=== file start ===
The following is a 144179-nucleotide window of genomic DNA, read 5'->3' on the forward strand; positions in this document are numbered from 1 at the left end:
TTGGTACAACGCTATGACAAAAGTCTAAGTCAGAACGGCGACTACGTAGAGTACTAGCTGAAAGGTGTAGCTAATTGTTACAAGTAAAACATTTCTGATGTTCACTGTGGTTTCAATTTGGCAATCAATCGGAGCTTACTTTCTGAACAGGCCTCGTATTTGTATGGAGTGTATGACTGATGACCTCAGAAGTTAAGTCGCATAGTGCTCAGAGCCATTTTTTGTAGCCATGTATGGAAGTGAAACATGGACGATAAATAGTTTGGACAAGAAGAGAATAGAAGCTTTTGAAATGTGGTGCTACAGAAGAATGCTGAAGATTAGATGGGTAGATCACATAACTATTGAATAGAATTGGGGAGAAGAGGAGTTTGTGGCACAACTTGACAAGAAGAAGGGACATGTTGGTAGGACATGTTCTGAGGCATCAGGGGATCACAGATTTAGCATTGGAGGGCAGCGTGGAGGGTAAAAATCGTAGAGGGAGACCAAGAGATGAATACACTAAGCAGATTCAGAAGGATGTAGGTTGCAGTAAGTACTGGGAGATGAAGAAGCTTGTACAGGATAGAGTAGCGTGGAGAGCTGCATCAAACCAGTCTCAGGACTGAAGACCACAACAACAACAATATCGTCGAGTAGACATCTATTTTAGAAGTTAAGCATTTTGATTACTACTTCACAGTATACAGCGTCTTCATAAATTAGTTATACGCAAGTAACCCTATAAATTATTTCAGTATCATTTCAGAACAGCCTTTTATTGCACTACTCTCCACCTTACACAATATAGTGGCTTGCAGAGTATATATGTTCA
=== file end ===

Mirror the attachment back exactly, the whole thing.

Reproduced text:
The following is a 144179-nucleotide window of genomic DNA, read 5'->3' on the forward strand; positions in this document are numbered from 1 at the left end:
TTGGTACAACGCTATGACAAAAGTCTAAGTCAGAACGGCGACTACGTAGAGTACTAGCTGAAAGGTGTAGCTAATTGTTACAAGTAAAACATTTCTGATGTTCACTGTGGTTTCAATTTGGCAATCAATCGGAGCTTACTTTCTGAACAGGCCTCGTATTTGTATGGAGTGTATGACTGATGACCTCAGAAGTTAAGTCGCATAGTGCTCAGAGCCATTTTTTGTAGCCATGTATGGAAGTGAAACATGGACGATAAATAGTTTGGACAAGAAGAGAATAGAAGCTTTTGAAATGTGGTGCTACAGAAGAATGCTGAAGATTAGATGGGTAGATCACATAACTATTGAATAGAATTGGGGAGAAGAGGAGTTTGTGGCACAACTTGACAAGAAGAAGGGACATGTTGGTAGGACATGTTCTGAGGCATCAGGGGATCACAGATTTAGCATTGGAGGGCAGCGTGGAGGGTAAAAATCGTAGAGGGAGACCAAGAGATGAATACACTAAGCAGATTCAGAAGGATGTAGGTTGCAGTAAGTACTGGGAGATGAAGAAGCTTGTACAGGATAGAGTAGCGTGGAGAGCTGCATCAAACCAGTCTCAGGACTGAAGACCACAACAACAACAATATCGTCGAGTAGACATCTATTTTAGAAGTTAAGCATTTTGATTACTACTTCACAGTATACAGCGTCTTCATAAATTAGTTATACGCAAGTAACCCTATAAATTATTTCAGTATCATTTCAGAACAGCCTTTTATTGCACTACTCTCCACCTTACACAATATAGTGGCTTGCAGAGTATATATGTTCA